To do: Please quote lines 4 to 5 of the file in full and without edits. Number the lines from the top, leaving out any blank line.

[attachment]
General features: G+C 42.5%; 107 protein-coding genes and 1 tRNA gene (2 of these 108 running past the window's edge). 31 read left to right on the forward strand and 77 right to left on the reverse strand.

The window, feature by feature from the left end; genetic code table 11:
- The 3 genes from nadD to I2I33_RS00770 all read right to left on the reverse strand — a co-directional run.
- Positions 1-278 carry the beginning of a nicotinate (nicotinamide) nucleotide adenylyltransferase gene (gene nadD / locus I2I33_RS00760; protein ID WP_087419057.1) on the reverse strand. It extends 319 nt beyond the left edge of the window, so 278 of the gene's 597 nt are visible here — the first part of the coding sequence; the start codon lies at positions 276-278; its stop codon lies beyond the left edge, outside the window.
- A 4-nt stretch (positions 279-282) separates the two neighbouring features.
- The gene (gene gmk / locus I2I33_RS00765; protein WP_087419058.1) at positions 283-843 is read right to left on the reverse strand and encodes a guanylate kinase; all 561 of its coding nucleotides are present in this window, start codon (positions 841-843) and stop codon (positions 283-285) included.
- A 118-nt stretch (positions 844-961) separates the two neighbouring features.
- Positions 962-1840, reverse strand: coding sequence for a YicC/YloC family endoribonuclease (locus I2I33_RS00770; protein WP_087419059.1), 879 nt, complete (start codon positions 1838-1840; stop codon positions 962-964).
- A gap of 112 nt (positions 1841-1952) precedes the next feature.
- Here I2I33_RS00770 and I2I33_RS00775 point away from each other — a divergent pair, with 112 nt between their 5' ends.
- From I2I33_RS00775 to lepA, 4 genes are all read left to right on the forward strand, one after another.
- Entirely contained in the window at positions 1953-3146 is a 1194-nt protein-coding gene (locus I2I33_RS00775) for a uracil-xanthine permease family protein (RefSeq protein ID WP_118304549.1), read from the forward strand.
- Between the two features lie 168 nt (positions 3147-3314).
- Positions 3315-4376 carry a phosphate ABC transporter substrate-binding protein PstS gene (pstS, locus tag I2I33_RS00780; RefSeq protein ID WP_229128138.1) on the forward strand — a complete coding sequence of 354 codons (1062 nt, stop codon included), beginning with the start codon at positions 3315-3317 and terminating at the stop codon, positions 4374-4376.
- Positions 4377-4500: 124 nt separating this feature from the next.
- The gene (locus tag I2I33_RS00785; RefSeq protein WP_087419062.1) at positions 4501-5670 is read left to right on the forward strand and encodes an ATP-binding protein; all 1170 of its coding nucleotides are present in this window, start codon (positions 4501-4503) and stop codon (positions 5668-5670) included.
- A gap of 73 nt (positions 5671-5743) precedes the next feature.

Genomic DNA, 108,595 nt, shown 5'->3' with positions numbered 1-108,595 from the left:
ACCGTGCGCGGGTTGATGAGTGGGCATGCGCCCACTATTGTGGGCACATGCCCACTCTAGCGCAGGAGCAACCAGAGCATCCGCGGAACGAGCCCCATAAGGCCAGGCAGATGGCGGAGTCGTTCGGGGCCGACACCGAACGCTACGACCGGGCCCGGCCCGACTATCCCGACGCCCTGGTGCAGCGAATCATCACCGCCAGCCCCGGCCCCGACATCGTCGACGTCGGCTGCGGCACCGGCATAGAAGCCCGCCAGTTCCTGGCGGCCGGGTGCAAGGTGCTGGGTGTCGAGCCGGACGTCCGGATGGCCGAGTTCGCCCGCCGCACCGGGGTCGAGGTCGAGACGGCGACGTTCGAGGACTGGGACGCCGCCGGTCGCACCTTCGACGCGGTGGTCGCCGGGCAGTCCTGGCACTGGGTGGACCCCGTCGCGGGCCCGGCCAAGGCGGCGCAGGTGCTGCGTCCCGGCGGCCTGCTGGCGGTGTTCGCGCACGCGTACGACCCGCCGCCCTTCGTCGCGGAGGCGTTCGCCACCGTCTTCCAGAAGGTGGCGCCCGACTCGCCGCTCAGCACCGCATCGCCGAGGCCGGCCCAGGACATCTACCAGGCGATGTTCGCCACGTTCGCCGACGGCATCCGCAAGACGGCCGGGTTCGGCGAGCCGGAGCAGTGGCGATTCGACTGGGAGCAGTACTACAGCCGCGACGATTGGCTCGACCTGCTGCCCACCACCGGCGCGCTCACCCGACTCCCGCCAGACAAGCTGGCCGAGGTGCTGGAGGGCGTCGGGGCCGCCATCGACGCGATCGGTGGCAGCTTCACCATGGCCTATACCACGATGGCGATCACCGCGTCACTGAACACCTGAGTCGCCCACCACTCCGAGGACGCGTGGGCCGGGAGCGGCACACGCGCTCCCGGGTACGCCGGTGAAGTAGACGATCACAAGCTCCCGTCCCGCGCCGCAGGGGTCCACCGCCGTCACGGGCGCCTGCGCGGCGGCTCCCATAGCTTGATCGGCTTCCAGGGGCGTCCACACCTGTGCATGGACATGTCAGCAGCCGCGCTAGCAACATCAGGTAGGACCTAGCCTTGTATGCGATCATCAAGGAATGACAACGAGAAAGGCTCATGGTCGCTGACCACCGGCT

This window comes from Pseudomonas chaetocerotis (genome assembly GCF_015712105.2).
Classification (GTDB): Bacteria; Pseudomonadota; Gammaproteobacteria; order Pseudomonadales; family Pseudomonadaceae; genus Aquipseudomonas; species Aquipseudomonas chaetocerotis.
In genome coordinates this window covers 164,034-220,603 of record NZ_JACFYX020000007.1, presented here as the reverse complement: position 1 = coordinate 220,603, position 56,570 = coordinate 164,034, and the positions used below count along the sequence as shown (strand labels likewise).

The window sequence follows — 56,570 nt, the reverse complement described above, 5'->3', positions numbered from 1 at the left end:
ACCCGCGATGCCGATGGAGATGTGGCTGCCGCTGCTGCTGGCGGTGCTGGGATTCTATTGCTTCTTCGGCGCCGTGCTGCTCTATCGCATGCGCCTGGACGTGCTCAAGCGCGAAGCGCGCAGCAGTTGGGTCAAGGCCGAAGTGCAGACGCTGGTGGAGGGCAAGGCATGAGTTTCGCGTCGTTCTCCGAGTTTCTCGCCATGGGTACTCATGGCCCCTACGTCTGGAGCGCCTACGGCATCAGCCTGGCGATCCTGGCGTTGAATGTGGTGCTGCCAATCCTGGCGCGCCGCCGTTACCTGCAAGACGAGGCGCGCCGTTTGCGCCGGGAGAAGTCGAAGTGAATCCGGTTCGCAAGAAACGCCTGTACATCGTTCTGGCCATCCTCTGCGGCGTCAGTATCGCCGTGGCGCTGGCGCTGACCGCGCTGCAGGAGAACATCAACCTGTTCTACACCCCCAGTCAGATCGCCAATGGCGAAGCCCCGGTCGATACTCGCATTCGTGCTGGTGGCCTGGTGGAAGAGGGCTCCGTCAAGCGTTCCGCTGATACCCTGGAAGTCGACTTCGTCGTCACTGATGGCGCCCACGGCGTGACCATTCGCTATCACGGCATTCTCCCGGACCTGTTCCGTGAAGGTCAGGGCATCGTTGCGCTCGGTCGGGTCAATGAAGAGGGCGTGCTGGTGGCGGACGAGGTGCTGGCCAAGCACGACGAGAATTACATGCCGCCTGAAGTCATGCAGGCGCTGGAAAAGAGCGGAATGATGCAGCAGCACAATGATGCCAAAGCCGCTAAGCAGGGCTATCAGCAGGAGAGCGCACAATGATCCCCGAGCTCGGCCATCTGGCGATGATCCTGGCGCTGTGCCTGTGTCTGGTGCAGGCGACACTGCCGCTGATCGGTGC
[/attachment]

- Positions 1-278 carry the beginning of a nicotinate (nicotinamide) nucleotide adenylyltransferase gene (gene nadD / locus I2I33_RS00760; protein ID WP_087419057.1) on the reverse strand. It extends 319 nt beyond the left edge of the window, so 278 of the gene's 597 nt are visible here — the first part of the coding sequence; the start codon lies at positions 276-278; its stop codon lies beyond the left edge, outside the window.
- A 4-nt stretch (positions 279-282) separates the two neighbouring features.